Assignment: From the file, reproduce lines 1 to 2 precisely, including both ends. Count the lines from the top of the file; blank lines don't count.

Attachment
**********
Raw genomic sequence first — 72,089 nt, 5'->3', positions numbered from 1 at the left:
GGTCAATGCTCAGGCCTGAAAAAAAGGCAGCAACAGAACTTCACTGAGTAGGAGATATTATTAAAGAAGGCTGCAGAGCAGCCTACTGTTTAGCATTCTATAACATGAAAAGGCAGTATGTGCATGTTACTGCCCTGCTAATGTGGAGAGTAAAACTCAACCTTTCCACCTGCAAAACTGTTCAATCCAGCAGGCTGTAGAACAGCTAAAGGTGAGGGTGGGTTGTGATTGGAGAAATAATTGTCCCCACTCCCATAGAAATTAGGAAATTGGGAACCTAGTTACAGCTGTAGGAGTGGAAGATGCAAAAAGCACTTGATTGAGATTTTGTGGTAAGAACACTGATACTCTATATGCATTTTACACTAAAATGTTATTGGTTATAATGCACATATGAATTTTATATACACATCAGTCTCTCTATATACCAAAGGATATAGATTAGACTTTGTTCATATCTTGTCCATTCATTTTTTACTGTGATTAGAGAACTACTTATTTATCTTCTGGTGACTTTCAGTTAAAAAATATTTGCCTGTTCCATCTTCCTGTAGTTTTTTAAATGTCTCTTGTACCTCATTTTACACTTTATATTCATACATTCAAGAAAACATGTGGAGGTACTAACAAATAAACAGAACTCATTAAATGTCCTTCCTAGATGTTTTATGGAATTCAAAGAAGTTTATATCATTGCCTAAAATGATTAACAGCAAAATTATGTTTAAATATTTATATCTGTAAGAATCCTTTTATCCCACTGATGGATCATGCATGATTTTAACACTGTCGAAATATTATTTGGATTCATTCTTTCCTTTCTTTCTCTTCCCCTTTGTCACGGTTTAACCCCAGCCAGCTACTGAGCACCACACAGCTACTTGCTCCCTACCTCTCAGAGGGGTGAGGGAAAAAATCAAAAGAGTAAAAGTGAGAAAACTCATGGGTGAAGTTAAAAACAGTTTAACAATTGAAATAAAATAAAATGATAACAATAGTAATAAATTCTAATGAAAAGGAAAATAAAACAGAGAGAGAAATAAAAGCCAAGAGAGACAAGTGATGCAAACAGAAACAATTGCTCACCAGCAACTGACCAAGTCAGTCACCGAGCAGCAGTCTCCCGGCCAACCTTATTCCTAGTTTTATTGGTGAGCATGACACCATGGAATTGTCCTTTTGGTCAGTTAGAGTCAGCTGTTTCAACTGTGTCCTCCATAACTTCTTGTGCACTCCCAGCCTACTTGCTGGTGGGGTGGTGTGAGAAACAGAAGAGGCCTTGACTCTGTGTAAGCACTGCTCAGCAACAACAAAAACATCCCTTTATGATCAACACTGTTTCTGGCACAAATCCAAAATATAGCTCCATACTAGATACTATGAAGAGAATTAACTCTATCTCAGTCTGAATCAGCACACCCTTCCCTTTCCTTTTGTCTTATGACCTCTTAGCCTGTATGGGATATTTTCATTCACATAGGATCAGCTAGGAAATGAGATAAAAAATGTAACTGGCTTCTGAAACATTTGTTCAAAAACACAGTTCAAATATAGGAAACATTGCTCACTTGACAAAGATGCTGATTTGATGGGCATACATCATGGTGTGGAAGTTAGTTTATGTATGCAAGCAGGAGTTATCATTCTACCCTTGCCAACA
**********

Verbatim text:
Raw genomic sequence first — 72,089 nt, 5'->3', positions numbered from 1 at the left:
GGTCAATGCTCAGGCCTGAAAAAAAGGCAGCAACAGAACTTCACTGAGTAGGAGATATTATTAAAGAAGGCTGCAGAGCAGCCTACTGTTTAGCATTCTATAACATGAAAAGGCAGTATGTGCATGTTACTGCCCTGCTAATGTGGAGAGTAAAACTCAACCTTTCCACCTGCAAAACTGTTCAATCCAGCAGGCTGTAGAACAGCTAAAGGTGAGGGTGGGTTGTGATTGGAGAAATAATTGTCCCCACTCCCATAGAAATTAGGAAATTGGGAACCTAGTTACAGCTGTAGGAGTGGAAGATGCAAAAAGCACTTGATTGAGATTTTGTGGTAAGAACACTGATACTCTATATGCATTTTACACTAAAATGTTATTGGTTATAATGCACATATGAATTTTATATACACATCAGTCTCTCTATATACCAAAGGATATAGATTAGACTTTGTTCATATCTTGTCCATTCATTTTTTACTGTGATTAGAGAACTACTTATTTATCTTCTGGTGACTTTCAGTTAAAAAATATTTGCCTGTTCCATCTTCCTGTAGTTTTTTAAATGTCTCTTGTACCTCATTTTACACTTTATATTCATACATTCAAGAAAACATGTGGAGGTACTAACAAATAAACAGAACTCATTAAATGTCCTTCCTAGATGTTTTATGGAATTCAAAGAAGTTTATATCATTGCCTAAAATGATTAACAGCAAAATTATGTTTAAATATTTATATCTGTAAGAATCCTTTTATCCCACTGATGGATCATGCATGATTTTAACACTGTCGAAATATTATTTGGATTCATTCTTTCCTTTCTTTCTCTTCCCCTTTGTCACGGTTTAACCCCAGCCAGCTACTGAGCACCACACAGCTACTTGCTCCCTACCTCTCAGAGGGGTGAGGGAAAAAATCAAAAGAGTAAAAGTGAGAAAACTCATGGGTGAAGTTAAAAACAGTTTAACAATTGAAATAAAATAAAATGATAACAATAGTAATAAATTCTAATGAAAAGGAAAATAAAACAGAGAGAGAAATAAAAGCCAAGAGAGACAAGTGATGCAAACAGAAACAATTGCTCACCAGCAACTGACCAAGTCAGTCACCGAGCAGCAGTCTCCCGGCCAACCTTATTCCTAGTTTTATTGGTGAGCATGACACCATGGAATTGTCCTTTTGGTCAGTTAGAGTCAGCTGTTTCAACTGTGTCCTCCATAACTTCTTGTGCACTCCCAGCCTACTTGCTGGTGGGGTGGTGTGAGAAACAGAAGAGGCCTTGACTCTGTGTAAGCACTGCTCAGCAACAACAAAAACATCCCTTTATGATCAACACTGTTTCTGGCACAAATCCAAAATATAGCTCCATACTAGATACTATGAAGAGAATTAACTCTATCTCAGTCTGAATCAGCACACCCTTCCCTTTCCTTTTGTCTTATGACCTCTTAGCCTGTATGGGATATTTTCATTCACATAGGATCAGCTAGGAAATGAGATAAAAAATGTAACTGGCTTCTGAAACATTTGTTCAAAAACACAGTTCAAATATAGGAAACATTGCTCACTTGACAAAGATGCTGATTTGATGGGCATACATCATGGTGTGGAAGTTAGTTTATGTATGCAAGCAGGAGTTATCATTCTACCCTTGCCAACA